Edith (herself) Not a particularly good picture, but you can see she's a W-9. This means she was made sometime between 1890 and 1904 or 5.
The coffin top. The machine doesn't swing down inside; it's covered by this "coffin," which locks to keep the children out.
The cabinet. As you can see, part of one drawer is missing, and unfortunately it's the front piece.
The manual. What can I say, I'm lucky the manual still exists after 110 years. I'm not going to quibble that it's in a billion pieces. Besides, I'm a librarian, I'm used to putting things back together again.
The extra treats. These include some attachments, needles, bobbins, and a key to lock all the drawers and the coffin. I'll take pictures of the attachments later when I figure out what they are. But there were also two extra special treats -- a tiny advertising envelope and a tiny book, pictured here with the obligatory quarter for comparison purposes. They are both from Louisville, Kentucky.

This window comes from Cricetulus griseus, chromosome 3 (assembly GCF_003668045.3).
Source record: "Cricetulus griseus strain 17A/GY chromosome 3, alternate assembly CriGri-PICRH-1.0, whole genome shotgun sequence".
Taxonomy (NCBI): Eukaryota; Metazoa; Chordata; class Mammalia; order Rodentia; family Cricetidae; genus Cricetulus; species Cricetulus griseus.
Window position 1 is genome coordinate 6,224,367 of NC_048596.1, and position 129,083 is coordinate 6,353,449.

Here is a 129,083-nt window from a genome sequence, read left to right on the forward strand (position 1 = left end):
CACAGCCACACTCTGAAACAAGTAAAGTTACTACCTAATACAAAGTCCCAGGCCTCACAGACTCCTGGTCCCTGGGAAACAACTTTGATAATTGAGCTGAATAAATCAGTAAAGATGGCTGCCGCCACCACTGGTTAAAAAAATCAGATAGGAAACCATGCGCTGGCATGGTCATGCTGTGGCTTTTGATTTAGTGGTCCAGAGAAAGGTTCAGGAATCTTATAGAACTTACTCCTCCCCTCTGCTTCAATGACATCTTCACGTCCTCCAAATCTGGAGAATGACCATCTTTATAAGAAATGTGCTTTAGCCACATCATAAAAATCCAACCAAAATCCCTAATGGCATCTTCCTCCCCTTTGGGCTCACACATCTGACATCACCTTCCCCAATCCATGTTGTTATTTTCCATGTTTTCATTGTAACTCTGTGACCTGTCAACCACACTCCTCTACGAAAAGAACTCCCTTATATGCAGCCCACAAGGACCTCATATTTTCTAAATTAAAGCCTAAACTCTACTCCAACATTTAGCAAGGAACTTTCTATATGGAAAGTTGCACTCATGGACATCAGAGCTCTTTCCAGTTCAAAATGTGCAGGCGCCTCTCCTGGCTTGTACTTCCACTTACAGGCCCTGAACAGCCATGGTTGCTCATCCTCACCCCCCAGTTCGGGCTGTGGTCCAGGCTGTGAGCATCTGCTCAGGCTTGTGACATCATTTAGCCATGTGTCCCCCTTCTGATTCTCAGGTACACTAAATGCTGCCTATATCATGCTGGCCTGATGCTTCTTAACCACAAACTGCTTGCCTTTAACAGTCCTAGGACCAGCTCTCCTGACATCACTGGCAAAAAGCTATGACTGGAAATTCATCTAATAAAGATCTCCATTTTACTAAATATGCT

I have a lot of work ahead of me. I want to restore her to beauty and functionality, rather than preserve her dusty antique integrity. So everything will have to come apart for a good clean and oiling. Maybe some paint on treadle and legs, and the wood will have to be refinished. Then I will put on a new belt and put her back in use!